One thing our pets teach us is that resting is part of the day.
“Go lie down,” we say to our canine companions.
We don’t need to tell them to do this. Dogs lie down to wait, they lie down to rest, and they settle down when the action stops.
Are you doing that for you? When do you plan on lying down awhile?
If you have a pet business, you’re already thinking about Christmas, but taking some time now to stop all the activity could be the best thing you can do for your business.
But how? Most pet professionals feel overworked. The really healthy and successful ones know that the time they take to refresh and renew is time invested in helping them think more clearly, come up with new ideas and give a fresh perspective to their team and customers.
Try these three mini-rests that can be done almost anytime.
- Go to water. Airbnb is so easy to use, and it’s staying someplace people actually live, rather than a sterile hotel. Plus, you can be close to water, which has a calming effect on nearly everyone. The ocean, a river or a lake — any of these will help you re-level your tank. Extra idea: Blow up the air toys and float on the water.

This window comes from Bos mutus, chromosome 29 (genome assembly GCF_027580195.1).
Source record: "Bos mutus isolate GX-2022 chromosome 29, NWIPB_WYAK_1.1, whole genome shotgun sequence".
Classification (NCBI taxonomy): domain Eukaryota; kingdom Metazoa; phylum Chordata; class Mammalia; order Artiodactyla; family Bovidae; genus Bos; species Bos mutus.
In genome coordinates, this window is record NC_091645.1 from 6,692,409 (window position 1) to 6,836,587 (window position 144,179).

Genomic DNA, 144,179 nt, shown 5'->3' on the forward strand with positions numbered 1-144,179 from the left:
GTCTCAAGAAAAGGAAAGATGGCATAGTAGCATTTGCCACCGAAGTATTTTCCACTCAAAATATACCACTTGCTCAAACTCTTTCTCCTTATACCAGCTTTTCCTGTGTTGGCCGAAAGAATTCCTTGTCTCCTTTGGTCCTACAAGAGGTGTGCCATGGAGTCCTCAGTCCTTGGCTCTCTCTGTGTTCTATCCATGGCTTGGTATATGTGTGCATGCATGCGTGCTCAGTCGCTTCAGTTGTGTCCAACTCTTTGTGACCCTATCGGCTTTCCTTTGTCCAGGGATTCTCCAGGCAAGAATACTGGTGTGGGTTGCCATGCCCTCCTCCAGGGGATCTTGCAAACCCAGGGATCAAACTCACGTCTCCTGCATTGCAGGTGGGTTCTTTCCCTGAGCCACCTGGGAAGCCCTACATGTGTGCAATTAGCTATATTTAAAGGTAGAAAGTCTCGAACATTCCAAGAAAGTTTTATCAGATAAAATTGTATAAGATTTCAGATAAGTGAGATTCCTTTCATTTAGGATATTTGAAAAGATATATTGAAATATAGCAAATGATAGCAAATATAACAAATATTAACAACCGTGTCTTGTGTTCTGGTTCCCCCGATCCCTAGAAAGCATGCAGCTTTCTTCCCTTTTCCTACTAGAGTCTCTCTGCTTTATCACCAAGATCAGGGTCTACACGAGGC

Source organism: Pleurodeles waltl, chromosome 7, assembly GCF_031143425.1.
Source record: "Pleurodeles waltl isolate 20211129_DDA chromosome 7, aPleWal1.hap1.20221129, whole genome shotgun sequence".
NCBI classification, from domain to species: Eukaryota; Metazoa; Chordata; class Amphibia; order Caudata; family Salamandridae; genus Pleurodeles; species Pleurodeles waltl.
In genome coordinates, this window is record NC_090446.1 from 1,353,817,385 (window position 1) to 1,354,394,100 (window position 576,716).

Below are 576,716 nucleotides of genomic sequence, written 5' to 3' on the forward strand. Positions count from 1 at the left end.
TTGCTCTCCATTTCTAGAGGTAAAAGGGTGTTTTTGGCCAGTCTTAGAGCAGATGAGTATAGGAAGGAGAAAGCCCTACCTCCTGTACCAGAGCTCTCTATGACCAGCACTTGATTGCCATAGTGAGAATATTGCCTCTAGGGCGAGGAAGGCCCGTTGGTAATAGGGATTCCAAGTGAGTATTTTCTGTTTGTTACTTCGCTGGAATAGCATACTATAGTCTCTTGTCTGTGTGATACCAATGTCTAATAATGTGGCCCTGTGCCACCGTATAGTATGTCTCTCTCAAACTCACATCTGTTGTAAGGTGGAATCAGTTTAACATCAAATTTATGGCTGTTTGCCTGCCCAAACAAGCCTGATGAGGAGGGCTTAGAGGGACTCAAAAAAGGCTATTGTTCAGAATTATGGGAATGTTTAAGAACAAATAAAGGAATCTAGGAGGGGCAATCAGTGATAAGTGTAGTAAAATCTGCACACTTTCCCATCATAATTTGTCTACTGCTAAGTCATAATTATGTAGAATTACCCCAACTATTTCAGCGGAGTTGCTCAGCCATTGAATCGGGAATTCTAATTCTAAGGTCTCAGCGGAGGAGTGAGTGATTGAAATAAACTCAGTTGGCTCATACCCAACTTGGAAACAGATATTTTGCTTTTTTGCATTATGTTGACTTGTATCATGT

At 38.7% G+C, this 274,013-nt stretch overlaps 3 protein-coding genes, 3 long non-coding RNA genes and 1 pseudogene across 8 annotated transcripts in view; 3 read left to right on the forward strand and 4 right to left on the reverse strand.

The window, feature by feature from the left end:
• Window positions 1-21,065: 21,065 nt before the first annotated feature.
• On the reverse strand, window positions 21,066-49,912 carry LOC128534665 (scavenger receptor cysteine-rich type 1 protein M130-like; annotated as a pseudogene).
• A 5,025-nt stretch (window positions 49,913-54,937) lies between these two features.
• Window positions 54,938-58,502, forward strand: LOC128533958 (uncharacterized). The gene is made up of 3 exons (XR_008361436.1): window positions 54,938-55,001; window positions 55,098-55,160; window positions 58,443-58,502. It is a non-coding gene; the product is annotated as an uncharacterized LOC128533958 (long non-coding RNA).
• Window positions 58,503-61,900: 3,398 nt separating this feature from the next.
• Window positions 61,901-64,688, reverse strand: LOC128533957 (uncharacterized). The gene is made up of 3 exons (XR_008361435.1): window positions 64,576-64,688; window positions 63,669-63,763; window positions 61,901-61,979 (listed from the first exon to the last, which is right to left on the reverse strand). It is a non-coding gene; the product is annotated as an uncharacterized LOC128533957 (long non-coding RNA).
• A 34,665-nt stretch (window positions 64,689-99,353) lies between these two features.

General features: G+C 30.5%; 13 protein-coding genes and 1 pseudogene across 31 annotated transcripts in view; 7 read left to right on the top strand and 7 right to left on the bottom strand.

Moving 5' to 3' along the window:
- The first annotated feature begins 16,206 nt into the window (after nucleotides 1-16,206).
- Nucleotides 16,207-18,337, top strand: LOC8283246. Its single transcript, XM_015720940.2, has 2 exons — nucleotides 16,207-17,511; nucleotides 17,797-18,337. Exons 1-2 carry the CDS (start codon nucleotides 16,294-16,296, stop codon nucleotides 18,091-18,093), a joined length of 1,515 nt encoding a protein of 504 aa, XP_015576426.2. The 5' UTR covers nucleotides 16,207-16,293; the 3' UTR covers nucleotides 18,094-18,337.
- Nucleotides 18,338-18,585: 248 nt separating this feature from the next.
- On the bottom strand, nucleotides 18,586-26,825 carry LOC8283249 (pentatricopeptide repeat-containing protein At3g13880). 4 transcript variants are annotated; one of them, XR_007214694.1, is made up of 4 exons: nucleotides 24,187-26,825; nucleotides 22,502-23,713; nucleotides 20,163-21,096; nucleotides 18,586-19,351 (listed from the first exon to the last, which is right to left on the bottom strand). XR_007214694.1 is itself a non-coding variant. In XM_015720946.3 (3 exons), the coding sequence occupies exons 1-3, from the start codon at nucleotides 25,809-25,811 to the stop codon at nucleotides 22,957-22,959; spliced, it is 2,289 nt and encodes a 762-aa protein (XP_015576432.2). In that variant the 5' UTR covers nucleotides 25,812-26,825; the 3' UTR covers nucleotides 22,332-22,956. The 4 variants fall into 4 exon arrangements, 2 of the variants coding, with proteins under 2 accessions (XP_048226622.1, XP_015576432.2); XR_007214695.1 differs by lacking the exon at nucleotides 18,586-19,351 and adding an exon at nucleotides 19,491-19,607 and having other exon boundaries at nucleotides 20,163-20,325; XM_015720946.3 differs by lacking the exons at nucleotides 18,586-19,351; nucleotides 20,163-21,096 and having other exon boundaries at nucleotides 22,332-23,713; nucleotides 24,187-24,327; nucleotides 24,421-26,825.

- Give yourself a spa day. Nourishing your body with healing touch is one of my favorite re-energizing activities. Our pets are healthier when we pet them (and, yes, it benefits us too). But who “pets” us? Hire a professional for a massage, a facial or a pedicure, and feel the love as our pets do.
- Lie or walk barefoot on the earth. You can do this during a picnic, when you camp, or even at home in your yard. It’s amazing to me how humans no longer connect to the energy of the earth.
Dogs lie down on the ground often, and they are healthier for it. Why not us?
Ask yourself when was the last time you actually touched the ground? Walked barefoot outside, got your hands in dirt? This is the best way to ground yourself. Dogs get this.
These refreshing ideas will benefit you, but even better, they will help your family, team and customers because you will feel, look and communicate better.
This article originally appeared in the July-August 2018 edition of PETS+.